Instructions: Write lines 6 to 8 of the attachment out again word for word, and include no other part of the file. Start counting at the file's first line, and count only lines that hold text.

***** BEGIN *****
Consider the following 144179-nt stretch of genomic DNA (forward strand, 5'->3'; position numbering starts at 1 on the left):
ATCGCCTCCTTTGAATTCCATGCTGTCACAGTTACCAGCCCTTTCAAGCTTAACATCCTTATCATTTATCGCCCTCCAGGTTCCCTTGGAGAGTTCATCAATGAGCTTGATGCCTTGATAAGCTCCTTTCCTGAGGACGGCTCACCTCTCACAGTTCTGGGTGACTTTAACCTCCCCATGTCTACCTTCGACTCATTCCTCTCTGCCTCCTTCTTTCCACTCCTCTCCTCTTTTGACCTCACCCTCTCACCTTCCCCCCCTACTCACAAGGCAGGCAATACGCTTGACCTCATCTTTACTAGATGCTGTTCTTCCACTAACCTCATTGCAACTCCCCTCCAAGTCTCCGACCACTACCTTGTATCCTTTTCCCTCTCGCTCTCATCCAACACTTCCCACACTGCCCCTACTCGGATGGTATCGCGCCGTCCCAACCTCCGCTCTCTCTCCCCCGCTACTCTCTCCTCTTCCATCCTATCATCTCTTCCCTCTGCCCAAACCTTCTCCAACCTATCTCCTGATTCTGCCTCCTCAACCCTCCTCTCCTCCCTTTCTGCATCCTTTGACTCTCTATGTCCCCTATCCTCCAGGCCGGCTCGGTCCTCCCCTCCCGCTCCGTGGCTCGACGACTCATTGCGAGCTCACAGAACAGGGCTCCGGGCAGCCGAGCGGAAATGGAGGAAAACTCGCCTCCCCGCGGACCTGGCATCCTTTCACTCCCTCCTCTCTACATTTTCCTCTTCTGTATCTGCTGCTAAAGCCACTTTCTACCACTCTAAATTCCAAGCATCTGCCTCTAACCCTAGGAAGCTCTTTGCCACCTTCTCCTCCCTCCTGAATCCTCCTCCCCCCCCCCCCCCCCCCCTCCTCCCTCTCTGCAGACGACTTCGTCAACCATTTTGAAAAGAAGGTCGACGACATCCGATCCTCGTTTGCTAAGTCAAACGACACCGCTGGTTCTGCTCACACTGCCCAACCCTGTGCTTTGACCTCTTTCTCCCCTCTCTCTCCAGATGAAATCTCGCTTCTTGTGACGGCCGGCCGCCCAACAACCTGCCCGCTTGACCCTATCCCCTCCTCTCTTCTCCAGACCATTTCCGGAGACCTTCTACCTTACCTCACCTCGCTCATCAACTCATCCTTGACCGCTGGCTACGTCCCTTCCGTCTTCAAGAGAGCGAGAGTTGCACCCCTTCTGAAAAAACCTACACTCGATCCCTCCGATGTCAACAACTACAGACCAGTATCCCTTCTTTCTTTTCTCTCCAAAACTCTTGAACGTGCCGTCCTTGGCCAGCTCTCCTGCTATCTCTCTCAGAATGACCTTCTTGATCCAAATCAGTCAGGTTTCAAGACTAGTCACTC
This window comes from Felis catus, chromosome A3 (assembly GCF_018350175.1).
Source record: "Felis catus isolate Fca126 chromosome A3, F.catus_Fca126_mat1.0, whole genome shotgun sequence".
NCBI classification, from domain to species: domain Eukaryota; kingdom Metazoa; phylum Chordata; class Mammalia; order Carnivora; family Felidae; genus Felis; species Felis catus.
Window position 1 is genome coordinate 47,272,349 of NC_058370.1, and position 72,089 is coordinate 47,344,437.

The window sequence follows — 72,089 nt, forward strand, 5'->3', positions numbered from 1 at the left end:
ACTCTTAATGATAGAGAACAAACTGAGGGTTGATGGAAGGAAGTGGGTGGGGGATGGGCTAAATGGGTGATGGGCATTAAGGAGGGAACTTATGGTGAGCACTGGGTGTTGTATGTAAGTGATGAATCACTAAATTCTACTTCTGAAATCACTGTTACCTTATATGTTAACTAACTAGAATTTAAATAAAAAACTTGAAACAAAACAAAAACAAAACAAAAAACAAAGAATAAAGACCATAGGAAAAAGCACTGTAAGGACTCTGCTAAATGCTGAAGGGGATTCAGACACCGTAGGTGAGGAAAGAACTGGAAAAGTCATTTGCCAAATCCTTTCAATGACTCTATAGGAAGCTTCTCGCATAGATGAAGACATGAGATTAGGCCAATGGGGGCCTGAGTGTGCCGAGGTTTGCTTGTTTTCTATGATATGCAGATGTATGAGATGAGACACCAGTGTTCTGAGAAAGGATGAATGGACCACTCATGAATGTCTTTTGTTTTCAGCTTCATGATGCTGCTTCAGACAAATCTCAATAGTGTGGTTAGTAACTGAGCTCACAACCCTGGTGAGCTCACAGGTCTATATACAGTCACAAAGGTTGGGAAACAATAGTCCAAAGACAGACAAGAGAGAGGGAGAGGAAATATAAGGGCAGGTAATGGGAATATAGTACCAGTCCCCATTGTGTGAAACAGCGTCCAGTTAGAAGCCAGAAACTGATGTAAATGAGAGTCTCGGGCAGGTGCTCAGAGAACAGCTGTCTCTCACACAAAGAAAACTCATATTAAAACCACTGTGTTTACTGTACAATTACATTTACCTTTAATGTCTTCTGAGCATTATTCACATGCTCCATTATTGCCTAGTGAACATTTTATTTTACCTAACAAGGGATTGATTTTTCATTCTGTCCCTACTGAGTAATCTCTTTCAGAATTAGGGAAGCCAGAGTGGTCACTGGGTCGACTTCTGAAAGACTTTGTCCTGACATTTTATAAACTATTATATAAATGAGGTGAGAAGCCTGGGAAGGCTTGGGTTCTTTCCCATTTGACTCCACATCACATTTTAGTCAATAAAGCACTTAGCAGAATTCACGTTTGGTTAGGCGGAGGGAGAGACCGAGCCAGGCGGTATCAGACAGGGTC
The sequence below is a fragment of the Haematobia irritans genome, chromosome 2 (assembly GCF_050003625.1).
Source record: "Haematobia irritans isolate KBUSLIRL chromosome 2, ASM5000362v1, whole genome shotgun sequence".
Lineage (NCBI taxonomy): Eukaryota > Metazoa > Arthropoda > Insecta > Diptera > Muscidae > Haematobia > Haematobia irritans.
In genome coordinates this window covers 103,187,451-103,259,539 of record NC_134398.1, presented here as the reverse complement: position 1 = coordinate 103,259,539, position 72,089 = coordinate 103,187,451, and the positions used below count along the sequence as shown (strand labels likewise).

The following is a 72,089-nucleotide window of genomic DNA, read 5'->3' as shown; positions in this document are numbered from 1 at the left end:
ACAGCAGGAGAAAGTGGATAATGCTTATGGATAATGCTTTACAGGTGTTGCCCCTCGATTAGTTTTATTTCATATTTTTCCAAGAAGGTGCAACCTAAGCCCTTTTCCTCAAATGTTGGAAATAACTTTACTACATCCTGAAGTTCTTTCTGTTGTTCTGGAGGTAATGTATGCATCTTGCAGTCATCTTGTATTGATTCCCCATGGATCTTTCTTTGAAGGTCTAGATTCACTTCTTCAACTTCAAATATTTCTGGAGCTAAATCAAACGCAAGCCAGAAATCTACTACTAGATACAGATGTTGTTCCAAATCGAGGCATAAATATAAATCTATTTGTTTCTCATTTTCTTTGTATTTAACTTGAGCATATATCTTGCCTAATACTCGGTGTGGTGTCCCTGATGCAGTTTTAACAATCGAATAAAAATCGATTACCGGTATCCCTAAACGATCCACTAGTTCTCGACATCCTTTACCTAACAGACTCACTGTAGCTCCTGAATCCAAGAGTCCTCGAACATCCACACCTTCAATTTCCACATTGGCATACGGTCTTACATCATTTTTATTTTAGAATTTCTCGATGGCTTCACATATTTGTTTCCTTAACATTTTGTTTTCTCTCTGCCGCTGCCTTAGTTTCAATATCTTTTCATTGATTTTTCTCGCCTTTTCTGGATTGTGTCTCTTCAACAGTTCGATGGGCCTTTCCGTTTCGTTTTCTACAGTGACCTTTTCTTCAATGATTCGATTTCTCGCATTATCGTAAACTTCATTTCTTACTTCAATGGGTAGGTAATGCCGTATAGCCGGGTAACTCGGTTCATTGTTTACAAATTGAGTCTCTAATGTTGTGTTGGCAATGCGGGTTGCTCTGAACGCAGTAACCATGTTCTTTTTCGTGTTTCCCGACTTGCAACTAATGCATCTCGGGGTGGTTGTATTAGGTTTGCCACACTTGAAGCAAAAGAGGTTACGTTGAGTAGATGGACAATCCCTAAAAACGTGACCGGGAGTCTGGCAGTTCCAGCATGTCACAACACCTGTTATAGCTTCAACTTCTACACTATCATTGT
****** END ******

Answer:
Window position 1 is genome coordinate 47,272,349 of NC_058370.1, and position 72,089 is coordinate 47,344,437.

The window sequence follows — 72,089 nt, forward strand, 5'->3', positions numbered from 1 at the left end:
ACTCTTAATGATAGAGAACAAACTGAGGGTTGATGGAAGGAAGTGGGTGGGGGATGGGCTAAATGGGTGATGGGCATTAAGGAGGGAACTTATGGTGAGCACTGGGTGTTGTATGTAAGTGATGAATCACTAAATTCTACTTCTGAAATCACTGTTACCTTATATGTTAACTAACTAGAATTTAAATAAAAAACTTGAAACAAAACAAAAACAAAACAAAAAACAAAGAATAAAGACCATAGGAAAAAGCACTGTAAGGACTCTGCTAAATGCTGAAGGGGATTCAGACACCGTAGGTGAGGAAAGAACTGGAAAAGTCATTTGCCAAATCCTTTCAATGACTCTATAGGAAGCTTCTCGCATAGATGAAGACATGAGATTAGGCCAATGGGGGCCTGAGTGTGCCGAGGTTTGCTTGTTTTCTATGATATGCAGATGTATGAGATGAGACACCAGTGTTCTGAGAAAGGATGAATGGACCACTCATGAATGTCTTTTGTTTTCAGCTTCATGATGCTGCTTCAGACAAATCTCAATAGTGTGGTTAGTAACTGAGCTCACAACCCTGGTGAGCTCACAGGTCTATATACAGTCACAAAGGTTGGGAAACAATAGTCCAAAGACAGACAAGAGAGAGGGAGAGGAAATATAAGGGCAGGTAATGGGAATATAGTACCAGTCCCCATTGTGTGAAACAGCGTCCAGTTAGAAGCCAGAAACTGATGTAAATGAGAGTCTCGGGCAGGTGCTCAGAGAACAGCTGTCTCTCACACAAAGAAAACTCATATTAAAACCACTGTGTTTACTGTACAATTACATTTACCTTTAATGTCTTCTGAGCATTATTCACATGCTCCATTATTGCCTAGTGAACATTTTATTTTACCTAACAAGGGATTGATTTTTCATTCTGTCCCTACTGAGTAATCTCTTTCAGAATTAGGGAAGCCAGAGTGGTCACTGGGTCGACTTCTGAAAGACTTTGTCCTGACATTTTATAAACTATTATATAAATGAGGTGAGAAGCCTGGGAAGGCTTGGGTTCTTTCCCATTTGACTCCACATCACATTTTAGTCAATAAAGCACTTAGCAGAATTCACGTTTGGTTAGGCGGAGGGAGAGACCGAGCCAGGCGGTATCAGACAGGGTC